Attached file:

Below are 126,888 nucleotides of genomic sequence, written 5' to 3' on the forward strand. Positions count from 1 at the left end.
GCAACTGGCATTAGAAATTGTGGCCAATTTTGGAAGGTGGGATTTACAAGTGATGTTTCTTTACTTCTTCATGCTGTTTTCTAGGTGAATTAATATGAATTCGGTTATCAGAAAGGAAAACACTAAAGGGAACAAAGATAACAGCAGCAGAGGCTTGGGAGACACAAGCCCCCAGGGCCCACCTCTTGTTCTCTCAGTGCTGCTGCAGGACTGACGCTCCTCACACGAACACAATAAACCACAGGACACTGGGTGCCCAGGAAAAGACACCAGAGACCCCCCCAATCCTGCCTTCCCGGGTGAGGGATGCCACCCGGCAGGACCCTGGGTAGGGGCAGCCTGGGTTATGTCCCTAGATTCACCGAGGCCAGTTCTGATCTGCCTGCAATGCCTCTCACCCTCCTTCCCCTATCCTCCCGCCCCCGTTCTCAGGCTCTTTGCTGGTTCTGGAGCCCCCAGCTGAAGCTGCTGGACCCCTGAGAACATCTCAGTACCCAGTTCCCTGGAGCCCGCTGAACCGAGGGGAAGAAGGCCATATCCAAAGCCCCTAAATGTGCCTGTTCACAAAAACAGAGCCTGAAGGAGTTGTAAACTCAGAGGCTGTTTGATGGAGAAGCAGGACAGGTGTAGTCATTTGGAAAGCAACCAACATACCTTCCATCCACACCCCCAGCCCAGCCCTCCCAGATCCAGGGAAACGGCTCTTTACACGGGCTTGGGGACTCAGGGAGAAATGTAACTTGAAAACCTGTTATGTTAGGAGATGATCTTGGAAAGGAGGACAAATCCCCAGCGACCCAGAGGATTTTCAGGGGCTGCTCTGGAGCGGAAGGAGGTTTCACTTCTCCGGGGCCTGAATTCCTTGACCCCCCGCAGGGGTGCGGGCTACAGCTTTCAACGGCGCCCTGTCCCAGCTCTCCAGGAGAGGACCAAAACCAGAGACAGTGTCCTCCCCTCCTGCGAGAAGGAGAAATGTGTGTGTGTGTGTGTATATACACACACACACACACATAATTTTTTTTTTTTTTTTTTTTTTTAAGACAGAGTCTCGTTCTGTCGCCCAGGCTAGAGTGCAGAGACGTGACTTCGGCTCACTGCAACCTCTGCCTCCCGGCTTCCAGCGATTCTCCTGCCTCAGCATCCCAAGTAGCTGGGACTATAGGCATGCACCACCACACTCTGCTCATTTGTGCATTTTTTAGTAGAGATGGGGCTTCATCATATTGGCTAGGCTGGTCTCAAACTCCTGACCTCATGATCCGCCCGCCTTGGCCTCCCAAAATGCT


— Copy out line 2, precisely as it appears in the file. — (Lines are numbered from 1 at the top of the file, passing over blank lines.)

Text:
GCAACTGGCATTAGAAATTGTGGCCAATTTTGGAAGGTGGGATTTACAAGTGATGTTTCTTTACTTCTTCATGCTGTTTTCTAGGTGAATTAATATGAATTCGGTTATCAGAAAGGAAAACACTAAAGGGAACAAAGATAACAGCAGCAGAGGCTTGGGAGACACAAGCCCCCAGGGCCCACCTCTTGTTCTCTCAGTGCTGCTGCAGGACTGACGCTCCTCACACGAACACAATAAACCACAGGACACTGGGTGCCCAGGAAAAGACACCAGAGACCCCCCCAATCCTGCCTTCCCGGGTGAGGGATGCCACCCGGCAGGACCCTGGGTAGGGGCAGCCTGGGTTATGTCCCTAGATTCACCGAGGCCAGTTCTGATCTGCCTGCAATGCCTCTCACCCTCCTTCCCCTATCCTCCCGCCCCCGTTCTCAGGCTCTTTGCTGGTTCTGGAGCCCCCAGCTGAAGCTGCTGGACCCCTGAGAACATCTCAGTACCCAGTTCCCTGGAGCCCGCTGAACCGAGGGGAAGAAGGCCATATCCAAAGCCCCTAAATGTGCCTGTTCACAAAAACAGAGCCTGAAGGAGTTGTAAACTCAGAGGCTGTTTGATGGAGAAGCAGGACAGGTGTAGTCATTTGGAAAGCAACCAACATACCTTCCATCCACACCCCCAGCCCAGCCCTCCCAGATCCAGGGAAACGGCTCTTTACACGGGCTTGGGGACTCAGGGAGAAATGTAACTTGAAAACCTGTTATGTTAGGAGATGATCTTGGAAAGGAGGACAAATCCCCAGCGACCCAGAGGATTTTCAGGGGCTGCTCTGGAGCGGAAGGAGGTTTCACTTCTCCGGGGCCTGAATTCCTTGACCCCCCGCAGGGGTGCGGGCTACAGCTTTCAACGGCGCCCTGTCCCAGCTCTCCAGGAGAGGACCAAAACCAGAGACAGTGTCCTCCCCTCCTGCGAGAAGGAGAAATGTGTGTGTGTGTGTGTATATACACACACACACACACATAATTTTTTTTTTTTTTTTTTTTTTTAAGACAGAGTCTCGTTCTGTCGCCCAGGCTAGAGTGCAGAGACGTGACTTCGGCTCACTGCAACCTCTGCCTCCCGGCTTCCAGCGATTCTCCTGCCTCAGCATCCCAAGTAGCTGGGACTATAGGCATGCACCACCACACTCTGCTCATTTGTGCATTTTTTAGTAGAGATGGGGCTTCATCATATTGGCTAGGCTGGTCTCAAACTCCTGACCTCATGATCCGCCCGCCTTGGCCTCCCAAAATGCT